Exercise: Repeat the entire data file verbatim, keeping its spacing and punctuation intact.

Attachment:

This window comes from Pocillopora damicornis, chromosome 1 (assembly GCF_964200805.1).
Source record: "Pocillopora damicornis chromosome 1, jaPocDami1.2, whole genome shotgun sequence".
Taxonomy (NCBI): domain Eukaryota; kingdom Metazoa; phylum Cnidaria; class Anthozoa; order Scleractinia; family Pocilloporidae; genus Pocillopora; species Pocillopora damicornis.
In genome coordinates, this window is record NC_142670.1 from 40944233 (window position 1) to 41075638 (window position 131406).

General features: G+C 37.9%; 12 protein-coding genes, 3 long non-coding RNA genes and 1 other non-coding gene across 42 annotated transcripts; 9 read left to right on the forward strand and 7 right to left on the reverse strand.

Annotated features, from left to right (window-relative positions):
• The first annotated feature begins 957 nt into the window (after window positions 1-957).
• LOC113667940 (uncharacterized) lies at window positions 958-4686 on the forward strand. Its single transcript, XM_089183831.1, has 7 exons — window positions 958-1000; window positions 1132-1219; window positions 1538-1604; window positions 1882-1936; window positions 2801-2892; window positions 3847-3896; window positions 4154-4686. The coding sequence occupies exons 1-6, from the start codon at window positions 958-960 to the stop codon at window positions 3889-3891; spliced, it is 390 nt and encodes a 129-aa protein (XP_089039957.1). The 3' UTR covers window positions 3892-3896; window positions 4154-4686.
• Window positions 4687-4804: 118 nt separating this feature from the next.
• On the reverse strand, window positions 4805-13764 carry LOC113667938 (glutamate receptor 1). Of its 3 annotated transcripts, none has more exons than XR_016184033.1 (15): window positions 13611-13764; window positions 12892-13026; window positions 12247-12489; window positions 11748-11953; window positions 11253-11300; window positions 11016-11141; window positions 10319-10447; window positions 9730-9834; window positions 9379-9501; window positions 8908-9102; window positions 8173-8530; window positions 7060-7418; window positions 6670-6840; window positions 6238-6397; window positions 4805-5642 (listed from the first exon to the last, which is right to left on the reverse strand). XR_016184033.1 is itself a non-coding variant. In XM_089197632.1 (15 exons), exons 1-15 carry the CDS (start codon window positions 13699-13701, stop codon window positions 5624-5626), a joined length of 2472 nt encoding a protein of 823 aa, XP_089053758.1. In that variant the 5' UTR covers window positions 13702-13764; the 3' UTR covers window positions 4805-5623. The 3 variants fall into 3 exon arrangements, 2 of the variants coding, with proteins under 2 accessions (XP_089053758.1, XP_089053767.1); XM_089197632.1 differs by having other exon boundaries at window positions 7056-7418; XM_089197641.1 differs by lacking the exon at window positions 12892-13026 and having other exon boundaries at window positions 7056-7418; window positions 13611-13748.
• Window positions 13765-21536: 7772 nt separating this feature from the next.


This window comes from Pocillopora damicornis, chromosome 1 (assembly GCF_964200805.1).
Source record: "Pocillopora damicornis chromosome 1, jaPocDami1.2, whole genome shotgun sequence".
Taxonomy (NCBI): domain Eukaryota; kingdom Metazoa; phylum Cnidaria; class Anthozoa; order Scleractinia; family Pocilloporidae; genus Pocillopora; species Pocillopora damicornis.
In genome coordinates, this window is record NC_142670.1 from 40944233 (window position 1) to 41075638 (window position 131406).

General features: G+C 37.9%; 12 protein-coding genes, 3 long non-coding RNA genes and 1 other non-coding gene across 42 annotated transcripts; 9 read left to right on the forward strand and 7 right to left on the reverse strand.

Annotated features, from left to right (window-relative positions):
• The first annotated feature begins 957 nt into the window (after window positions 1-957).
• LOC113667940 (uncharacterized) lies at window positions 958-4686 on the forward strand. Its single transcript, XM_089183831.1, has 7 exons — window positions 958-1000; window positions 1132-1219; window positions 1538-1604; window positions 1882-1936; window positions 2801-2892; window positions 3847-3896; window positions 4154-4686. The coding sequence occupies exons 1-6, from the start codon at window positions 958-960 to the stop codon at window positions 3889-3891; spliced, it is 390 nt and encodes a 129-aa protein (XP_089039957.1). The 3' UTR covers window positions 3892-3896; window positions 4154-4686.
• Window positions 4687-4804: 118 nt separating this feature from the next.
• On the reverse strand, window positions 4805-13764 carry LOC113667938 (glutamate receptor 1). Of its 3 annotated transcripts, none has more exons than XR_016184033.1 (15): window positions 13611-13764; window positions 12892-13026; window positions 12247-12489; window positions 11748-11953; window positions 11253-11300; window positions 11016-11141; window positions 10319-10447; window positions 9730-9834; window positions 9379-9501; window positions 8908-9102; window positions 8173-8530; window positions 7060-7418; window positions 6670-6840; window positions 6238-6397; window positions 4805-5642 (listed from the first exon to the last, which is right to left on the reverse strand). XR_016184033.1 is itself a non-coding variant. In XM_089197632.1 (15 exons), exons 1-15 carry the CDS (start codon window positions 13699-13701, stop codon window positions 5624-5626), a joined length of 2472 nt encoding a protein of 823 aa, XP_089053758.1. In that variant the 5' UTR covers window positions 13702-13764; the 3' UTR covers window positions 4805-5623. The 3 variants fall into 3 exon arrangements, 2 of the variants coding, with proteins under 2 accessions (XP_089053758.1, XP_089053767.1); XM_089197632.1 differs by having other exon boundaries at window positions 7056-7418; XM_089197641.1 differs by lacking the exon at window positions 12892-13026 and having other exon boundaries at window positions 7056-7418; window positions 13611-13748.
• Window positions 13765-21536: 7772 nt separating this feature from the next.